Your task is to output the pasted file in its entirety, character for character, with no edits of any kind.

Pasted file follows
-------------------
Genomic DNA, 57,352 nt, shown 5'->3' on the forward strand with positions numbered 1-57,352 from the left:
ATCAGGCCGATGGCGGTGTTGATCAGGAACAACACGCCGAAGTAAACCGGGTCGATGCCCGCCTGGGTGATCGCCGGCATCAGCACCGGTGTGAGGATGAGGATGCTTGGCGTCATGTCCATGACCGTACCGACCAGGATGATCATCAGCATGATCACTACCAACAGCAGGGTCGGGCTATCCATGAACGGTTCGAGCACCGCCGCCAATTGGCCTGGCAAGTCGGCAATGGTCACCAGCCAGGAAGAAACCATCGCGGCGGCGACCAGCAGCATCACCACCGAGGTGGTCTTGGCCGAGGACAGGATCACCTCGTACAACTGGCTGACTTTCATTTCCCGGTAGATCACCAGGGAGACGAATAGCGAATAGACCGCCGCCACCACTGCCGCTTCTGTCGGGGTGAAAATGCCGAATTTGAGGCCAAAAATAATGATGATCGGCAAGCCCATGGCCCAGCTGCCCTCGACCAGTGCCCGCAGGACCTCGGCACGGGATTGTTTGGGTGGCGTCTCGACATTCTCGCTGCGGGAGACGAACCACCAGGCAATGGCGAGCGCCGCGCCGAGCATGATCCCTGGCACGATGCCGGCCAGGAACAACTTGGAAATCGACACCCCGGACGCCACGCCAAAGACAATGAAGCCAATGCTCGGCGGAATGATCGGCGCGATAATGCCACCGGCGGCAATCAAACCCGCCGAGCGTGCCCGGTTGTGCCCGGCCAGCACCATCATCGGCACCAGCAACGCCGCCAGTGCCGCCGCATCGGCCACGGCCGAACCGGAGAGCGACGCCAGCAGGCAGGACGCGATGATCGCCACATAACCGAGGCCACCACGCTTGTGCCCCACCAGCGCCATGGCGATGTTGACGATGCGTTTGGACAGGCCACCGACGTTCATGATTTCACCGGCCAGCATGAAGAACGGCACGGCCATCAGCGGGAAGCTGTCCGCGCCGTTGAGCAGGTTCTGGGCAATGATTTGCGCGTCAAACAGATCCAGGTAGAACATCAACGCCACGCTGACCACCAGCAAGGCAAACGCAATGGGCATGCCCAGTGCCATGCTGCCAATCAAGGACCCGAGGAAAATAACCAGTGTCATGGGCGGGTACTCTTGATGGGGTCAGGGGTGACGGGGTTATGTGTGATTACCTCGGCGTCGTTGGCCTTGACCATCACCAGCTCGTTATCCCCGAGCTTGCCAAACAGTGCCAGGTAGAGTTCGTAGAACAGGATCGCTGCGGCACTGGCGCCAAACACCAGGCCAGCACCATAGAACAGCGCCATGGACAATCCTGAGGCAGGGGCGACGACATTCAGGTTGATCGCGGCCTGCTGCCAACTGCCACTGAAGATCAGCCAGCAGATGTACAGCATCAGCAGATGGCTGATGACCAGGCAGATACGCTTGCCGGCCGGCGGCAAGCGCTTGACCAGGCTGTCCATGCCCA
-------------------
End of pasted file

Genomic DNA, 57,352 nt, shown 5'->3' on the forward strand with positions numbered 1-57,352 from the left:
ATCAGGCCGATGGCGGTGTTGATCAGGAACAACACGCCGAAGTAAACCGGGTCGATGCCCGCCTGGGTGATCGCCGGCATCAGCACCGGTGTGAGGATGAGGATGCTTGGCGTCATGTCCATGACCGTACCGACCAGGATGATCATCAGCATGATCACTACCAACAGCAGGGTCGGGCTATCCATGAACGGTTCGAGCACCGCCGCCAATTGGCCTGGCAAGTCGGCAATGGTCACCAGCCAGGAAGAAACCATCGCGGCGGCGACCAGCAGCATCACCACCGAGGTGGTCTTGGCCGAGGACAGGATCACCTCGTACAACTGGCTGACTTTCATTTCCCGGTAGATCACCAGGGAGACGAATAGCGAATAGACCGCCGCCACCACTGCCGCTTCTGTCGGGGTGAAAATGCCGAATTTGAGGCCAAAAATAATGATGATCGGCAAGCCCATGGCCCAGCTGCCCTCGACCAGTGCCCGCAGGACCTCGGCACGGGATTGTTTGGGTGGCGTCTCGACATTCTCGCTGCGGGAGACGAACCACCAGGCAATGGCGAGCGCCGCGCCGAGCATGATCCCTGGCACGATGCCGGCCAGGAACAACTTGGAAATCGACACCCCGGACGCCACGCCAAAGACAATGAAGCCAATGCTCGGCGGAATGATCGGCGCGATAATGCCACCGGCGGCAATCAAACCCGCCGAGCGTGCCCGGTTGTGCCCGGCCAGCACCATCATCGGCACCAGCAACGCCGCCAGTGCCGCCGCATCGGCCACGGCCGAACCGGAGAGCGACGCCAGCAGGCAGGACGCGATGATCGCCACATAACCGAGGCCACCACGCTTGTGCCCCACCAGCGCCATGGCGATGTTGACGATGCGTTTGGACAGGCCACCGACGTTCATGATTTCACCGGCCAGCATGAAGAACGGCACGGCCATCAGCGGGAAGCTGTCCGCGCCGTTGAGCAGGTTCTGGGCAATGATTTGCGCGTCAAACAGATCCAGGTAGAACATCAACGCCACGCTGACCACCAGCAAGGCAAACGCAATGGGCATGCCCAGTGCCATGCTGCCAATCAAGGACCCGAGGAAAATAACCAGTGTCATGGGCGGGTACTCTTGATGGGGTCAGGGGTGACGGGGTTATGTGTGATTACCTCGGCGTCGTTGGCCTTGACCATCACCAGCTCGTTATCCCCGAGCTTGCCAAACAGTGCCAGGTAGAGTTCGTAGAACAGGATCGCTGCGGCACTGGCGCCAAACACCAGGCCAGCACCATAGAACAGCGCCATGGACAATCCTGAGGCAGGGGCGACGACATTCAGGTTGATCGCGGCCTGCTGCCAACTGCCACTGAAGATCAGCCAGCAGATGTACAGCATCAGCAGATGGCTGATGACCAGGCAGATACGCTTGCCGGCCGGCGGCAAGCGCTTGACCAGGCTGTCCATGCCCA